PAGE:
New Forest commoners learn hedgelaying skills


Published Friday 28 February 2014

Commoners in the New Forest have been going back to their roots learning traditional hedgelaying techniques to boost wildlife.

A recent two day course, run by the New Forest Land Advice Service, taught members of the commoning community the traditional skills needed to maintain their own hedges. Commoners are those who occupy land or property within the New Forest that gives them special rights, including grazing ponies, pigs, sheep or cows freely.

Those attending the course at Walhampton, in the New Forest, learnt about the process of laying a hedge and had the opportunity to try their hand at hedgelaying using traditional bill hooks and small axes. The trainees worked as a team to layer the hedge and ensure it will remain in good health for around eight years.

Managing hedges using traditional techniques instead of mechanical methods encourages vigorous regrowth and ensures hedges live longer. Mechanically managed hedges can develop gaps at their base through which livestock can pass, further damaging the hedge.

Trainee James Humphries, from Ashurst Bridge in the New Forest, said: ‘I found it a very positive experience to learn not just about hedgelaying but also about what the National Park and Wildlife Trust are doing in the New Forest and how they go about it.

‘My family has been in the New Forest for many generations and it has long been a dream of mine to contribute in some way to the continued close relationship between the Forest and its inhabitants. With this in mind it is my plan to move into some area of woodland management and this course was invaluable for widening my skills.’

Hedgelayer Andrew Birnie, who is based near Winchester, said: ‘I enjoy teaching hedgelaying as it is the best method of managing a hedgerow and encourages growth from the base. It is important that people understand and practice this technique so that future generations can enjoy the wildlife that thrives in our hedgerows.’

Rhys Morgan, New Forest Land Advice Service Advisor, said: ‘The course was a great success, with glorious weather and 22 people attending over the two days. The highlight for me was seeing a group of mostly strangers go from not knowing how to lay a hedge at the beginning of the day to working as a team to lay a sizeable section of hedge by the end.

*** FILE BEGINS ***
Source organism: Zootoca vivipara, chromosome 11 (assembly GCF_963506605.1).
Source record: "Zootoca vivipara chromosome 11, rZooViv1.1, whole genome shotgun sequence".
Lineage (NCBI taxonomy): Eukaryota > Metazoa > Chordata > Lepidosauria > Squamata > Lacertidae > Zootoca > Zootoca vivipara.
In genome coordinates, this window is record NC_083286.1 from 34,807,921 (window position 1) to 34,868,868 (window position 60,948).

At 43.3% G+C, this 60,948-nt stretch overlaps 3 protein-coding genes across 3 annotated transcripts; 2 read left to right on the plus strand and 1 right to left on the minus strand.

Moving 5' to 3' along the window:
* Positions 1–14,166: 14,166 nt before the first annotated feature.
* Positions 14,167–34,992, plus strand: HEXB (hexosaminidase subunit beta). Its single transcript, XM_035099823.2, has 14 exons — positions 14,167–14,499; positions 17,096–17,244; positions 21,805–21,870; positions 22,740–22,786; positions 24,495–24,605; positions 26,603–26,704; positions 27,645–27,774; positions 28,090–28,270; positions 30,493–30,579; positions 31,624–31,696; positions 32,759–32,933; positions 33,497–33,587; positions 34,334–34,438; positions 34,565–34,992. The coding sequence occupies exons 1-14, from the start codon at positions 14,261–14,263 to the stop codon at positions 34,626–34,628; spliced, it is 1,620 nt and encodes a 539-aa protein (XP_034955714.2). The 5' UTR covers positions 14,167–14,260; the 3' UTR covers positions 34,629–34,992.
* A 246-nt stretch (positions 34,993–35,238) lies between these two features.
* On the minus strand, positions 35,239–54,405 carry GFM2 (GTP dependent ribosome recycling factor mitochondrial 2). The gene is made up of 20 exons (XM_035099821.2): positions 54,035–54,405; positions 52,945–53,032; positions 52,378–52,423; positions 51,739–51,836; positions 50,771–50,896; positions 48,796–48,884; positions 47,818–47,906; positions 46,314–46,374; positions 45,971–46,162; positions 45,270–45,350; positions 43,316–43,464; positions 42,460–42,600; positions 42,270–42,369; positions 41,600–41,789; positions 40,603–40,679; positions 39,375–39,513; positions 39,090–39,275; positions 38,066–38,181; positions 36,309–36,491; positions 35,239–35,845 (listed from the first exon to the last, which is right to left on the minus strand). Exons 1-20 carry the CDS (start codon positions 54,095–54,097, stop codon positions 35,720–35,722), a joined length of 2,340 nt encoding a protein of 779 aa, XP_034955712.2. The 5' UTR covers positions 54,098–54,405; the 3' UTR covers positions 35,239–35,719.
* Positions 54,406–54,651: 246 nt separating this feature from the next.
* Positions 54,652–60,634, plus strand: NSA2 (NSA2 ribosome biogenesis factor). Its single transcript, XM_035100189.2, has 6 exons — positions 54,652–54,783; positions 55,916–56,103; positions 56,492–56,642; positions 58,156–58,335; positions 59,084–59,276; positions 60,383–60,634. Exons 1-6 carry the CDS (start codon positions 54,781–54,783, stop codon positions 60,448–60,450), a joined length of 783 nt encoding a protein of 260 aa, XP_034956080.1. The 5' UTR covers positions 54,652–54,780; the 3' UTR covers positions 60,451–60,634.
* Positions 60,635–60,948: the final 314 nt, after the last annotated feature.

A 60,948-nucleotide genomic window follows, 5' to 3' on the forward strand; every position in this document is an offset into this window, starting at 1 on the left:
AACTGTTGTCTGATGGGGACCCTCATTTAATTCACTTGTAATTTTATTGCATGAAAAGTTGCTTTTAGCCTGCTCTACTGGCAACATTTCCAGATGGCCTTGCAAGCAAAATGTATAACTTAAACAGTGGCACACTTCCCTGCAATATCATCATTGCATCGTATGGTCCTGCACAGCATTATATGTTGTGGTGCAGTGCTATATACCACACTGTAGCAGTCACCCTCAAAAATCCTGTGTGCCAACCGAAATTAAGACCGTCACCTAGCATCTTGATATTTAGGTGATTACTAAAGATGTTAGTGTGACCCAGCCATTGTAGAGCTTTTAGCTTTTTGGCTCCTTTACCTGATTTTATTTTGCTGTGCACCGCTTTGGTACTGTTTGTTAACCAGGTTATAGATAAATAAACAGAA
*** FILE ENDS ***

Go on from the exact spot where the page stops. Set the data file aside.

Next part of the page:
‘We are planning to run another hedgelaying course next year after the success of this event. We want to ensure that we teach these crucial skills to as many commoners and local landowners as possible in order to improve hedgerows in the National Park.’

The New Forest Land Advice Service is funded by the New Forest National Park Authority, Hampshire and Isle of Wight Wildlife Trust and the Verderers.

For information on future training courses, or if you own hedgerows within the New Forest in need of renewal, email


Notes to photo editor:

Richard Harris-Jones (left) and a fellow trainee learn hedgelaying techniques at Walhampton, in the New Forest.

Notes to editor:

About the New Forest Land Advice Service

The New Forest Land Advice Service is available to landowners and occupiers who would like advice and support on a wide range of issues relating to land management. The advisors operate across the National Park, the Avon Valley and the coastal plain. Since the service started in 2010 it has advised more than 300 businesses.

The service offers:

  • A free and independent service for the land managing community in and around the New Forest and Avon Valley
  • Support for landowners, farmers, New Forest Commoners, equine owners, graziers and community groups
  • Advice to anyone who owns or manages a Site of Importance for Nature Conservation (SINC) in the area
  • A small grant scheme which can support capital works which benefit the landscape, biodiversity and cultural heritage of the area.

To find out more about the New Forest Land Advice Service, or arrange a visit, please call 01590 646696 or email

About the New Forest National Park Authority

Protect - Enjoy - Prosper

The New Forest National Park Authority’s statutory purposes are to:

  • Conserve and enhance the natural beauty, wildlife and cultural heritage of the Park - Protect
  • Promote opportunities for understanding and enjoyment of its special qualities – Enjoy.

We also have a duty to:

  • Seek to foster the social and economic well-being of local communities within the Park – Prosper.

The New Forest National Park was designated in March 2005. Its unique landscape has been shaped over the centuries by grazing ponies, cattle and pigs which roam free. Majestic woodlands, rare heathland and a spectacular coastline provide fabulous opportunities for quiet recreation, enjoyment and discovery.

Visit to find out more

Media Contact:
Matt Stroud, Communications Assistant, New Forest National Park Authority
Tel: 01590 646650

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